Godwin: The point I am making is that if you are always passive and just watching, this can be easily exploited by others. People would say: He is a meditator, you can do anything with him. He will only look at his breath, he will just investigate it, so you can do anything to him. This is the challenge we have in everyday life. There are times when you have to assert yourself, when you have to be honest and communicate this to other people.
This is the second tool. The first tool is being open to it, braving the conditioning we have; and the second tool is exploring, investigating, learning and so on.
The third tool, which I consider extremely important, is to know that these emotions are not there when they do not arise. We give them such power, such energy that when they are not there we are hardly aware of this fact! I would consider this as a real tragedy in the human condition. There are moments when we are free, but it is too good to believe that we can be free. Some people come to me and say: Maybe I am repressing the emotions. It is really funny that we have this reaction, this position in relation to these emotions.
On this, Thich Nhat Hanh once said something very beautiful, which I like very much. He said: When you have a toothache you suffer from it, so when you do not have one why can’t you say: Wow! I have no toothache! and enjoy that? This is a very simple, practical and direct teaching which comes from the Dhamma itself. This is very much emphasised in the Dhamma: to know when the emotions are there and to know when they are not there. When they are there you use the tools, and when they are not around, just be aware of their absence.
Another very strong conditioning we have is that when they are not there we give a big plus, and when the emotions are there we give a big minus. We have to slowly learn not to give a minus or plus, but as I said this morning: just being with and learning to reflect things as they are.
Making Friends with your Emotions
Another tool which I have mentioned very often is making friends with these emotions. As I said earlier, due to our conditioning we hate them, we really dislike them. It would be a very good experience if you can see for yourself that by hating and disliking them, by not wanting them to be there, you give them more power and more energy.
There is a very interesting story in Buddhism, which presents this important aspect in the form of an allegory. It seems there was a demon, and this demon would live on other people’s anger. So you can just imagine that he never had a lack of food! He had food wherever he went: Sri Lankan food, German food ... The demon eventually got tired with the same food he was always getting from humans, and he wanted to taste something new. So he thought of visiting the gods to find out whether he would starve or whether he would get divine food.
Then, as the story goes, he went to the world of the gods. A security officer of the gods was there as he entered into this world, and this officer got angry. Thus the demon had his first taste of divine food and he liked it very much! He went in to find out more about the place. Finding the throne of the chief god empty, he went and sat on the throne. When some gods saw that a demon was sitting on their boss’ seat, they got angry too. And something very interesting happened. The demon grew bigger and bigger! He was very tiny when he first sat on the throne but the more the gods got angry the larger the demon became!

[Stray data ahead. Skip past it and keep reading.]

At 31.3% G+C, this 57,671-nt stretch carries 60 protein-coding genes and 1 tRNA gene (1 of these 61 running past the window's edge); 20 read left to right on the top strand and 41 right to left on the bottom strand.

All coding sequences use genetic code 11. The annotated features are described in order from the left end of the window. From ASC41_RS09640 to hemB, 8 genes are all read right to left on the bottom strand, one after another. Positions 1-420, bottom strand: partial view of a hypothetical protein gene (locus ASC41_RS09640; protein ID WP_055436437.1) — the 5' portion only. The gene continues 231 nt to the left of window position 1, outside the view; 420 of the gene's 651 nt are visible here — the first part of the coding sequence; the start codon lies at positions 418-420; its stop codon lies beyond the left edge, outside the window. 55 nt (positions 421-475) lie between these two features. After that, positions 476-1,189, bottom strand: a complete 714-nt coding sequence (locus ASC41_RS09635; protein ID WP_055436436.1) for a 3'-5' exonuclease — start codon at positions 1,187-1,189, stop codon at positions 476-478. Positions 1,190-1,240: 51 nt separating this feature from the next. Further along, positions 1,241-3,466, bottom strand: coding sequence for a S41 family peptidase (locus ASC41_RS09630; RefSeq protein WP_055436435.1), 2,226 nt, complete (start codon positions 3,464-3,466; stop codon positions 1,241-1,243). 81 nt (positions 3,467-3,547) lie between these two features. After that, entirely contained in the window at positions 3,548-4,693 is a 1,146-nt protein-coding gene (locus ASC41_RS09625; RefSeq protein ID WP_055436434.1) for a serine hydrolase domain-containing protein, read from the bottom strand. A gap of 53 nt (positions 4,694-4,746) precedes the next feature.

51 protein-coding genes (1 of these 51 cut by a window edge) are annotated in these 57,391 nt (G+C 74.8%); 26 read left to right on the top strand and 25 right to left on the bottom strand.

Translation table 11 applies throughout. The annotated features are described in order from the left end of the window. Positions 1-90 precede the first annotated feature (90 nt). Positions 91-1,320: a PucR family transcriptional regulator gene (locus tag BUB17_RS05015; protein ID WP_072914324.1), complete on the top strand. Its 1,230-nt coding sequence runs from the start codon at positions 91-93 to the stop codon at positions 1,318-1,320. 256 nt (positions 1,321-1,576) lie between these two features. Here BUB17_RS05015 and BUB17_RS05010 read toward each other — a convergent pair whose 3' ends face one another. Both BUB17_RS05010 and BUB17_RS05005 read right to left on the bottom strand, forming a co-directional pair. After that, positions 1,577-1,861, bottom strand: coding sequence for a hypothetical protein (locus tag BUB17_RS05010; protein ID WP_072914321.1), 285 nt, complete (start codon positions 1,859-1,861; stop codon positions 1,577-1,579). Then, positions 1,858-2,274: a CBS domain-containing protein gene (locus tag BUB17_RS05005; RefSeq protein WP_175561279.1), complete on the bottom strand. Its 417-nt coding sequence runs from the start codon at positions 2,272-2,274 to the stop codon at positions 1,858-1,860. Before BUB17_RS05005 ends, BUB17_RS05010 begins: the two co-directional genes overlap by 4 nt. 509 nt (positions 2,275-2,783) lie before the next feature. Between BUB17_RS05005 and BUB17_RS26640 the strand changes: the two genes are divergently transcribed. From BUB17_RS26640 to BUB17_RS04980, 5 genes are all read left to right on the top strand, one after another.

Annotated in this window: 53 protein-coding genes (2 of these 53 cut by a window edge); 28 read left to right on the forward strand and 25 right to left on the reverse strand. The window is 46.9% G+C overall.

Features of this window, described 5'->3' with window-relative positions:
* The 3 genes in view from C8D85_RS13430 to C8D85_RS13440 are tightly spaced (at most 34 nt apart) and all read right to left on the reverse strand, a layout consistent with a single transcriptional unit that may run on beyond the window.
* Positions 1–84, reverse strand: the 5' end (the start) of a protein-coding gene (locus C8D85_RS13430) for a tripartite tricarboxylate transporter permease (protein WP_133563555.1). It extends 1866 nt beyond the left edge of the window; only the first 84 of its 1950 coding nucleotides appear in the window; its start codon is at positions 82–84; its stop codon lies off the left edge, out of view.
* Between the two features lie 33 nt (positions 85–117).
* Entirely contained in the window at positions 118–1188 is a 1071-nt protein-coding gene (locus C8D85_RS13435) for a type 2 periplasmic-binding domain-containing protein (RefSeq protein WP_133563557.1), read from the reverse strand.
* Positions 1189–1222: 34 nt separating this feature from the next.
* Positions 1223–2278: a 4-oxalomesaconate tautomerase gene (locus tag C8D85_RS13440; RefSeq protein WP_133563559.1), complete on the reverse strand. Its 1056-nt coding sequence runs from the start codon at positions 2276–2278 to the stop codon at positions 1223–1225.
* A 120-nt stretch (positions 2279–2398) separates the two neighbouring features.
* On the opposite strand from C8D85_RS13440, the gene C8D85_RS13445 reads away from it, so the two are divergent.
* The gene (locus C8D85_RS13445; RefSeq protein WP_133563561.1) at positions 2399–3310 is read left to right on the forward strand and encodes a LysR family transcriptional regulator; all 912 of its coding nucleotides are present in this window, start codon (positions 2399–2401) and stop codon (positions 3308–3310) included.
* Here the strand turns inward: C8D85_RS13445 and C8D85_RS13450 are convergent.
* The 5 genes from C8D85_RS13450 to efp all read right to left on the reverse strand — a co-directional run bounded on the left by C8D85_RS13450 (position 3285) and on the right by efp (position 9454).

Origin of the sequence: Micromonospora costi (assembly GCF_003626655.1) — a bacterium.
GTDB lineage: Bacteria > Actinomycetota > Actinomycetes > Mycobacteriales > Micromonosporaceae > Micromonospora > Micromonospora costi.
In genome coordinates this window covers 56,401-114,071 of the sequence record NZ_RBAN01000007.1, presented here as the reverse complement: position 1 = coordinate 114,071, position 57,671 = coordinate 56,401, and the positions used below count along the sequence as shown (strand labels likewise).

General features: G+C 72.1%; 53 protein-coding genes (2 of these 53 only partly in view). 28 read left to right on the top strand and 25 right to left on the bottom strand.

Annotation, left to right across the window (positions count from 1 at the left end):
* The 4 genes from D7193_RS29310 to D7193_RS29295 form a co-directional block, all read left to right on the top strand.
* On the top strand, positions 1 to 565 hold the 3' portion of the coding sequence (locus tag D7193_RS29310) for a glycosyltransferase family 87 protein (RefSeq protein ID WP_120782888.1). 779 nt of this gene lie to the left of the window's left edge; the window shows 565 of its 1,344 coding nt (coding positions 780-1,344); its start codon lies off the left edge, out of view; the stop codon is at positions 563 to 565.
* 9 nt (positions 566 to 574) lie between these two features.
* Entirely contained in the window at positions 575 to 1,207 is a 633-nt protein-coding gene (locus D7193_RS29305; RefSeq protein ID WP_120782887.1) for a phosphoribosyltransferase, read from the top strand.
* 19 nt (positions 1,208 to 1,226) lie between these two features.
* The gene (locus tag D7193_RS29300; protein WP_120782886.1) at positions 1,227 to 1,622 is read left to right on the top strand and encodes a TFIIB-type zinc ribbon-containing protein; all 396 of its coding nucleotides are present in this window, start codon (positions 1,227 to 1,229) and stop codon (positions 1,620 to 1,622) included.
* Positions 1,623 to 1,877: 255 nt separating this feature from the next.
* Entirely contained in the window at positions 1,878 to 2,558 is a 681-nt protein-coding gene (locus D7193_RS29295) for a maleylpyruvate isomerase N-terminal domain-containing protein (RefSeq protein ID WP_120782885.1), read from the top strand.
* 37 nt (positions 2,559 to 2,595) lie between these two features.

By then the chief of the gods had got wind of what was happening. He came and spoke to the demon in a very friendly way, welcoming him and showing him every kindness. Of course, the demon started to shrink as there was no food for him to feed on!
So when working with a person having strong emotions, I would say: Just invite the emotions and see what happens, and then I would urge the person to do that from time to time so as to get used to it. Sometimes I would also get these meditators to sketch their monsters. Even just to sketch these things they would become nervous and insecure. The principle is that by making friends with them, by saying okay to them, the power and energy that we give to the monsters become less when they emerge unexpectedly.
It is the same when working with fear, phobias and similar emotions. The practice is not to move away from them. When you move away from them, you give them more power and energy; but instead you should slowly, very slowly experiment with them, and explore them. This is a very important practice in the Dhamma. One way you could use this method is that when you have fear, you deliberately and consciously expose yourself to fearful situations and watch these fears. I know there are young monks in Thailand and Tibet, who would go and spend a night with their teacher in the cemetery. This becomes a learning experience for them to see what happens in that situation. This example is related to this principle of inviting the monsters, bringing them up.
Another tool to use is when you are having an emotion, avoid labelling it and just be with what you are really experiencing without the word. Please try this. Sometimes we become victims of words, of concepts. The other day someone was telling me that he was feeling depressed. When I questioned him, asking what exactly was his experience when he was depressed, he said: I am having negative thoughts about myself, and giving minuses to the thoughts. Just this process of giving minuses to the thoughts, you label it depression. So the next time, try taking away the label ‘depression’ and just watch this process of giving minuses.
One last tool I would like to mention comes from a meditation technique called noting. You can try this. It is very interesting. You do this by labelling whatever you are experiencing. You do not control or try to push away whatever that arises. You acknowledge very honestly what is happening. For instance, you just say: Sadness, sadness; fear, fear; thoughts, thoughts; sensations, sensations.